Egg-Laying Hens: Mothers, Not Machines
Chickens are inquisitive, intelligent animals: according to scientists, they are in some respects smarter than cats, dogs and even certain primates. In nature, they live in large social groups with complex hierarchies (a "pecking order") that reflect their distinct personalities. Yet humans' taste for hens' eggs means that millions of these birds spend their entire lives in cramped cages, never able to stretch their wings, breathe fresh air or feel the sun on their backs. They are forced to lay eggs every day until, exhausted, they are sent to their deaths.
Crowded Cages, Broken Birds
There are about 32 million hens in the UK producing 24 million eggs each day. More than half of these are kept in severely crowded battery-style cages and typically have little more usable space than the size of an A4 piece of paper.
These birds' existence is a living hell. The wire mesh of the cages rubs off their feathers, chafes their skin and cripples their feet. Farmers cut off part of their beaks with a burning-hot blade when they're just a few days old to prevent them from pecking each other to death because of the stress of the severe crowding. The hens often suffer from broken bones and osteoporosis, and disease runs rampant in the filthy, cramped sheds. Many birds die, and the survivors are often forced to live with their dead cagemates as their bodies rot.
Male Chicks – Discarded and Killed at a Day Old
Because laying hens aren't killed outright, some people believe that eating eggs is kinder than eating meat. But consider the fate of 50 per cent of chicks born into the egg industry: because male chicks can't lay eggs and haven't been bred to produce excessive flesh for meat, they are regarded as useless and are literally thrown away. And they face a horrific death: they are either tossed into the rubbish and left to suffocate or thrown into a high-speed meat grinder – while they are still alive.
Sentenced to Slaughter
Their mothers and sisters are hardly more fortunate. Although chickens can live for more than a decade, hens raised for their eggs can keep up intensive laying for only about two years. When their production begins to wane, they are shipped off and killed. Shoved into small crates, they endure a harrowing journey to the abattoir. Once there, their legs are shackled and their throats are cut (often while they are still conscious). Their bodies end up as "low-grade" meat such as dog food.
The 'Free-Range' Fallacy
Jo-Anne McArthur / We Animals
Contrary to popular belief, "free-range" does not equal cruelty-free. In most free-range systems, thousands of birds are packed together in sheds where their only access to the outside world is through tiny pop-holes – a far cry from their natural lifestyle. Welfare standards leave much to be desired, and free-range birds actually tend to have a higher mortality rate than ones not labelled "free-range".
Ultimately, these animals are still treated as no more than egg-laying machines and lead stressful, uncomfortable lives before being killed in the same abattoirs as conventionally reared chickens. There's no way round it – the only way to help chickens is to stop eating their eggs and their flesh altogether.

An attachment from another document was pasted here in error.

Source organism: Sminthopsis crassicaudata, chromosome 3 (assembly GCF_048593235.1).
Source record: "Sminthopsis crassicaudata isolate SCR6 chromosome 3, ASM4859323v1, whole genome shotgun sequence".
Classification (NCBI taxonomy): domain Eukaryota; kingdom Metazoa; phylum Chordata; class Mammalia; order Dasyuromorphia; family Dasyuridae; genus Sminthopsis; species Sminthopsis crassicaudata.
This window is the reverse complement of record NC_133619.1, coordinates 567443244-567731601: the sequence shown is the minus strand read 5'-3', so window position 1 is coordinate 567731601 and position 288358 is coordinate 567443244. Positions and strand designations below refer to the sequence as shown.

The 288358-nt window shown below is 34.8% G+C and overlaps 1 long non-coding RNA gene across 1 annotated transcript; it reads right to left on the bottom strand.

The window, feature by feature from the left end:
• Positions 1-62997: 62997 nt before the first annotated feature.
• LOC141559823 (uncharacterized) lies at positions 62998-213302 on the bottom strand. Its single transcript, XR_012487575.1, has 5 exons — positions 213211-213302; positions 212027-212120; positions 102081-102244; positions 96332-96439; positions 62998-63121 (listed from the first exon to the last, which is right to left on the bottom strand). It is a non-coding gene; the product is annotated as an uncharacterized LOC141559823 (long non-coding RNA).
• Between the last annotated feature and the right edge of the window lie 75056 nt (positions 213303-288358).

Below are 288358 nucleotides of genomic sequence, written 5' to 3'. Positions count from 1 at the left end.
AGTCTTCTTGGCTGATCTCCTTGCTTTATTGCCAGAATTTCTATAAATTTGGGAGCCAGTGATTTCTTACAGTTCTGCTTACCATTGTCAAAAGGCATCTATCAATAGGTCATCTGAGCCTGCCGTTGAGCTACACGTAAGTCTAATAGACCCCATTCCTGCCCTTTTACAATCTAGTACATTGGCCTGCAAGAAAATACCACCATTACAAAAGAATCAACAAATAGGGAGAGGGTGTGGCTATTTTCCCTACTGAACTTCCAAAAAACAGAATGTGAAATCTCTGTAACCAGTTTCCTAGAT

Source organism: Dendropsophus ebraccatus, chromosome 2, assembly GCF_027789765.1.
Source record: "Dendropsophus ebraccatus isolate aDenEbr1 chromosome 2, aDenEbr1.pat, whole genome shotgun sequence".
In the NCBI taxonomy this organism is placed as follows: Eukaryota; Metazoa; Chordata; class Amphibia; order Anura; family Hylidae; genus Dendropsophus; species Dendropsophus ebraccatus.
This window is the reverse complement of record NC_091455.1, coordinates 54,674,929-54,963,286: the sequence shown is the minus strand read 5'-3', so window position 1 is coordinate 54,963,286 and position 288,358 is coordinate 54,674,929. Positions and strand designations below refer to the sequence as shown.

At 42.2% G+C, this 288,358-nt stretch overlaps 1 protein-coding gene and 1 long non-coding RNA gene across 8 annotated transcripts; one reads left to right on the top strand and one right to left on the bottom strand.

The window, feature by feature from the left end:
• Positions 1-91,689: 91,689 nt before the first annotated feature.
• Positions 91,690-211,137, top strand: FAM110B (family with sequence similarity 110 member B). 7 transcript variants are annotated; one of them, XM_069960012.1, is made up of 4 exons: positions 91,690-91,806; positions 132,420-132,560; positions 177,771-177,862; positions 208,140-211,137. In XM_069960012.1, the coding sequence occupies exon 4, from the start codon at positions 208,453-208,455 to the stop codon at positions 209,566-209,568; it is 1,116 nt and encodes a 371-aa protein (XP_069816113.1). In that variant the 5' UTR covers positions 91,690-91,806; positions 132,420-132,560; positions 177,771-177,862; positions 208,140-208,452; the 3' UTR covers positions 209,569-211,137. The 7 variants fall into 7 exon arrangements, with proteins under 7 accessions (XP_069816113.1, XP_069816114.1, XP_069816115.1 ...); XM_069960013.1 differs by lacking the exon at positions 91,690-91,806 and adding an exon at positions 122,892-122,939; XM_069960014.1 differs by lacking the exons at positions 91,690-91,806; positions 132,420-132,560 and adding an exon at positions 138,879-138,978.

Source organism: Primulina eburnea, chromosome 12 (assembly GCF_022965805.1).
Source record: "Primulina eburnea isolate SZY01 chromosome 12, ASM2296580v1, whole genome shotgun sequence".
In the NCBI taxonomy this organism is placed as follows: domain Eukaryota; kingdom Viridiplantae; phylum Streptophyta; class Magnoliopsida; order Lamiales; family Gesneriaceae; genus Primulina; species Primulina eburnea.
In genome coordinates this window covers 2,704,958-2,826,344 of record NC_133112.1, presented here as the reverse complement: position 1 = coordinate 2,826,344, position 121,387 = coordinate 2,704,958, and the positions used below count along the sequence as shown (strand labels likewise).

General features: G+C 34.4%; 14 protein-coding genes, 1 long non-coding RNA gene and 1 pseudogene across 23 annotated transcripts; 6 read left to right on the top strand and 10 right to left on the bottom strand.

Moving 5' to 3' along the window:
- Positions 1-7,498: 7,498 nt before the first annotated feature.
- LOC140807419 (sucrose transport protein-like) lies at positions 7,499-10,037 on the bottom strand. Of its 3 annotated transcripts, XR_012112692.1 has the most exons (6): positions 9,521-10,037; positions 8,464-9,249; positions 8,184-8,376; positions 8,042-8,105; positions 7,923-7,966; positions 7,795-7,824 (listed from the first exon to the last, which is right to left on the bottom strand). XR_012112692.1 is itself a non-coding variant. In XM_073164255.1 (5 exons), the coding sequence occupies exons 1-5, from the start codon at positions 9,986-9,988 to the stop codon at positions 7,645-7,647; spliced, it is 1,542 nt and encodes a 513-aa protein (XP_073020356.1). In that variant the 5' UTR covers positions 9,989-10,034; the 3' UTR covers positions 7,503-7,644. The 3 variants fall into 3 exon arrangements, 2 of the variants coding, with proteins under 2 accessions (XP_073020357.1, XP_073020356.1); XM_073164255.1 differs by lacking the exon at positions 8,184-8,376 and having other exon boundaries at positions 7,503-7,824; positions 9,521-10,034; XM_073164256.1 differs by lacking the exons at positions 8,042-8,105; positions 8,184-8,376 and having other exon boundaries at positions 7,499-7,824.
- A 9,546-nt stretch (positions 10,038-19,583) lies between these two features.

How Eggs Can Be Harmful To Your Health
Eggs are extremely high in cholesterol and saturated fat, which can clog your arteries and can lead to heart disease. Eating high-fat foods such as eggs also increases your risk of obesity.
In addition, eggs are a common cause of salmonella and other types of food poisoning and are frequently linked to health scares, whether from poisonous dioxins or listeria – unsurprising, when you consider the horribly unsanitary conditions on factory farms.
Another health worry is the massive overuse of antibiotics in the egg industry. Stuffing chickens with huge doses of drugs is thought to cause dangerous drug-resistant human infections such as E. coli and MRSA.
What You Can do
It's easy to turn your back on the callous cruelty of the egg industry – just stop eating eggs! It's the kindest thing that you can do for chickens, and it's also a great move for your health. There are plenty of scrumptious substitutes: try a tasty tofu scramble for breakfast, and substitute bananas or applesauce for eggs in your cookies and cakes.
Show that you're serious about helping chickens by signing the pledge to go vegan – then tell your friends about it and persuade them to follow your example!
- A hen begins to communicate with her chicks before they even hatch, by clucking to them as she sits on the eggs.
- Chickens comprehend cause-and-effect relationships and understand that objects still exist even after they're hidden from view. In this respect, they are more cognitively advanced than small human children.
- One large egg contains more than 200 milligrams of cholesterol.
- At least 25,000 people get salmonella in the UK each year.
- New EU legislation in 2012 changed the type of cage that hens may be kept in but didn't address the fundamental issue of severe crowding. The new, "enriched" battery cages give birds only 9 percent more usable space.